The US defence market is expected to experience steady growth in the next few years. Military spending is considered to be the second-largest allocation in the federal budget, after social security. The growing investments in R&D, equipment to support the armed forces and replacing aging equipment are expected to propel the growth in the near future.
The defence industry is considered to be relatively stable. Overall, markets react negatively rather than positively to war but some “war rallies” can occasionally be observed. Those rallies are mainly triggered by 3 main factors in the defence industry:
1) Defence budget and contracts 2) Earnings and valuation 3) Geopolitical events
Military confrontations can have considerable redistributive effects. In particular, certain sectors and firms experience more pronounced boosts because their income might grow as a consequence of a war (Schneider and Troeger). Those triggers are subject to the scale of the news.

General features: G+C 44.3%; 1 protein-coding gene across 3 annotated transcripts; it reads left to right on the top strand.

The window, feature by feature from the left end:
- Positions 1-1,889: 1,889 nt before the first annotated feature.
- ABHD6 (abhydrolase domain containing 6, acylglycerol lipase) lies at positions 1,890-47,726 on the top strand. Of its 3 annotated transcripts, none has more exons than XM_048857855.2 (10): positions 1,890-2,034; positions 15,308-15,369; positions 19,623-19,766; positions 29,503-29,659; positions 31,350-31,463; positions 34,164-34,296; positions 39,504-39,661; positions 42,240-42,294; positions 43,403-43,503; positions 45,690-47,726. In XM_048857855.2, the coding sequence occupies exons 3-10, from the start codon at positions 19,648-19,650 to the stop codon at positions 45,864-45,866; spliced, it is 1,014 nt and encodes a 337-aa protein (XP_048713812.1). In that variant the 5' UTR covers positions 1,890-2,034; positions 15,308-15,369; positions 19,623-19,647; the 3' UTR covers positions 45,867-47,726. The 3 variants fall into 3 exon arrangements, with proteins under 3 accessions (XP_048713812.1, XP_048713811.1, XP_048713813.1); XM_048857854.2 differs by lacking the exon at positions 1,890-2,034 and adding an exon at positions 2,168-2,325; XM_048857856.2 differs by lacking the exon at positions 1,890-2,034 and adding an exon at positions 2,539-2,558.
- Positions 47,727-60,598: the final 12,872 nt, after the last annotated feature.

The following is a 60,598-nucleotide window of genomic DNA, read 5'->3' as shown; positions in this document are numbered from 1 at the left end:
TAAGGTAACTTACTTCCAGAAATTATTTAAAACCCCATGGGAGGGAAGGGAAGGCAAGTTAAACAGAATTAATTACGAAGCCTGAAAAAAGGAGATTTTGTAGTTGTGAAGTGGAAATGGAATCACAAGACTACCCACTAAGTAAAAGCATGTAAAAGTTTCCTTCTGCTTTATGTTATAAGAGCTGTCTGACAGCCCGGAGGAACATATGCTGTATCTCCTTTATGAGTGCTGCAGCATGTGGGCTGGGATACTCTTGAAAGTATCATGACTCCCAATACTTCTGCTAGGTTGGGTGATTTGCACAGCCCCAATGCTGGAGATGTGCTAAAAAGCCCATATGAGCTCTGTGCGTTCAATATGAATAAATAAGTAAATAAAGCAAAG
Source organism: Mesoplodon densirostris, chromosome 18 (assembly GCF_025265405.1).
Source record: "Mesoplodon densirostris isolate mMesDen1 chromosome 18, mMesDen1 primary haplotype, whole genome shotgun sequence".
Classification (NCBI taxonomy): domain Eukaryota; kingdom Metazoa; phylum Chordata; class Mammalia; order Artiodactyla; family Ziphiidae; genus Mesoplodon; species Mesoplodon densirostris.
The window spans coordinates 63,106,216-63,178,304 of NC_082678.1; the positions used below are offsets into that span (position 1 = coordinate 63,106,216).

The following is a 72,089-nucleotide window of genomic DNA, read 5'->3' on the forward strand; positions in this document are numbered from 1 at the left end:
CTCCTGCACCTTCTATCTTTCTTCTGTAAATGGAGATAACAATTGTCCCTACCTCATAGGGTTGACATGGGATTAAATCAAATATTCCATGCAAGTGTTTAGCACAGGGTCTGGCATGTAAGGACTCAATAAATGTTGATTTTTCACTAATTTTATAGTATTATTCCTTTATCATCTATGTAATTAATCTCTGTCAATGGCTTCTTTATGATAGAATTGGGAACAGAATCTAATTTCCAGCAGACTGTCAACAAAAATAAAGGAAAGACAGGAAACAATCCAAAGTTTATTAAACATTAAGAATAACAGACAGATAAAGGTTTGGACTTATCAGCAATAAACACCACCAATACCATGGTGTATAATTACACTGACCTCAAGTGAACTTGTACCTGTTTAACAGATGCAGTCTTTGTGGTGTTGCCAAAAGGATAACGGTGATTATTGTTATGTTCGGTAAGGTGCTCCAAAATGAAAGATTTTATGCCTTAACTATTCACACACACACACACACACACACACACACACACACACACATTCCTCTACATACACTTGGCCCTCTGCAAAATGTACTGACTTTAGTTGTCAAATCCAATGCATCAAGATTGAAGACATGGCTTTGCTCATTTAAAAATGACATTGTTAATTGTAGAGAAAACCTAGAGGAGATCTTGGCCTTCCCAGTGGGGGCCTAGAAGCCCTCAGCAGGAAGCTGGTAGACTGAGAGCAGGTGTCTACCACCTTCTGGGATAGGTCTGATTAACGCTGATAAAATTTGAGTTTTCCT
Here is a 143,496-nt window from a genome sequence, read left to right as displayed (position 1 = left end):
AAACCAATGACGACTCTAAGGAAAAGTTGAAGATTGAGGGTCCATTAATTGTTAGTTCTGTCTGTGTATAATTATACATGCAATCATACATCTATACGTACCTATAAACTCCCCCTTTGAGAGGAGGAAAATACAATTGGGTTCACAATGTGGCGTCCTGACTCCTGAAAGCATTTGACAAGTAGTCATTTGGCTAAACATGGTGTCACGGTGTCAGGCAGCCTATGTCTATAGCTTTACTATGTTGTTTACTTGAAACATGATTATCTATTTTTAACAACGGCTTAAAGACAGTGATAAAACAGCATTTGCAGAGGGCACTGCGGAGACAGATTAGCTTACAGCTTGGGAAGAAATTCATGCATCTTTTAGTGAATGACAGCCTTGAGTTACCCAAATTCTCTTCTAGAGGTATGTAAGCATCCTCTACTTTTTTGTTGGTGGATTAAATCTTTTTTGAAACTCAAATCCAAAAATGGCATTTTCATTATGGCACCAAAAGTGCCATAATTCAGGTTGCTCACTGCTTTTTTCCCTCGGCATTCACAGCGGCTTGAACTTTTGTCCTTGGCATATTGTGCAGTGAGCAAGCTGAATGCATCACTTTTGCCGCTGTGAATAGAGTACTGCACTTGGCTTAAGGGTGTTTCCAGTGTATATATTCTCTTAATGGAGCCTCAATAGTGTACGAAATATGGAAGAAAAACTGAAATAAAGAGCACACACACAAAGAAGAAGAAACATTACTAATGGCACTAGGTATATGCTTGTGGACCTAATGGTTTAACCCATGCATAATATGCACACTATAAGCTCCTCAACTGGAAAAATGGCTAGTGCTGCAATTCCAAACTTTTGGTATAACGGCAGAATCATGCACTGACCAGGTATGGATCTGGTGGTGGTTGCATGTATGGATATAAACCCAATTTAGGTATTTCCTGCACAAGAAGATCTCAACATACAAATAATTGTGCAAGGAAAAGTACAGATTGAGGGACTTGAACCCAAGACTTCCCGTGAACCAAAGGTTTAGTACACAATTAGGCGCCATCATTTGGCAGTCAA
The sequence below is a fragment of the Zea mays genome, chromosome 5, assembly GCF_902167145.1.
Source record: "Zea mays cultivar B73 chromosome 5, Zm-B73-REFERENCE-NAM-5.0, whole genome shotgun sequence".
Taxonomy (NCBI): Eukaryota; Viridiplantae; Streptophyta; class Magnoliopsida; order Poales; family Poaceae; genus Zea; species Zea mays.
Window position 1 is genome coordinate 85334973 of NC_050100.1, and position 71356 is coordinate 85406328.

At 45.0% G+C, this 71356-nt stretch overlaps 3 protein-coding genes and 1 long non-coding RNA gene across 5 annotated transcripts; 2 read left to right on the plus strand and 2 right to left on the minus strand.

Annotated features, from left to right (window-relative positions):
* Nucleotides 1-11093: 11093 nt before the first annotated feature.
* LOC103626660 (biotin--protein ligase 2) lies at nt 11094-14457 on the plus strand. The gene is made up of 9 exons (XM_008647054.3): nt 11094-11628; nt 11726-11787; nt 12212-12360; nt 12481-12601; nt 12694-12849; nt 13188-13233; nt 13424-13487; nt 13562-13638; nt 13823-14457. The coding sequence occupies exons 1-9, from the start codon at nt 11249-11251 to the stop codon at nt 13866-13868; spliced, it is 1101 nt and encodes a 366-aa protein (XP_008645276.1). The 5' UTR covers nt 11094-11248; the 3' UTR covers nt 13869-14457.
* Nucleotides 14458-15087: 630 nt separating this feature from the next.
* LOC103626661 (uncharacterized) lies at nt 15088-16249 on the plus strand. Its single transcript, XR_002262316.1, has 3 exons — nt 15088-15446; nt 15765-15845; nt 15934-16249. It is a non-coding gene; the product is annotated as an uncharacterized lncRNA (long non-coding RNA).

Abnormal returns can be observed when terror attacks occur eg: Sept 2001 attacks
Various empirical papers suggest that the impact of terrorism varies across companies in different industries. Overall, terrorism has a positive effect on the stocks involved with defense, security or anti-terrorism products or clients, and a significantly negative effect on that of other companies (Claude Berrebi and Esteban F. Klor)
Defence stocks may be an interesting hedge other than gold or oil in times of conflict. Pay attention to those triggers when holding or buying the below stocks!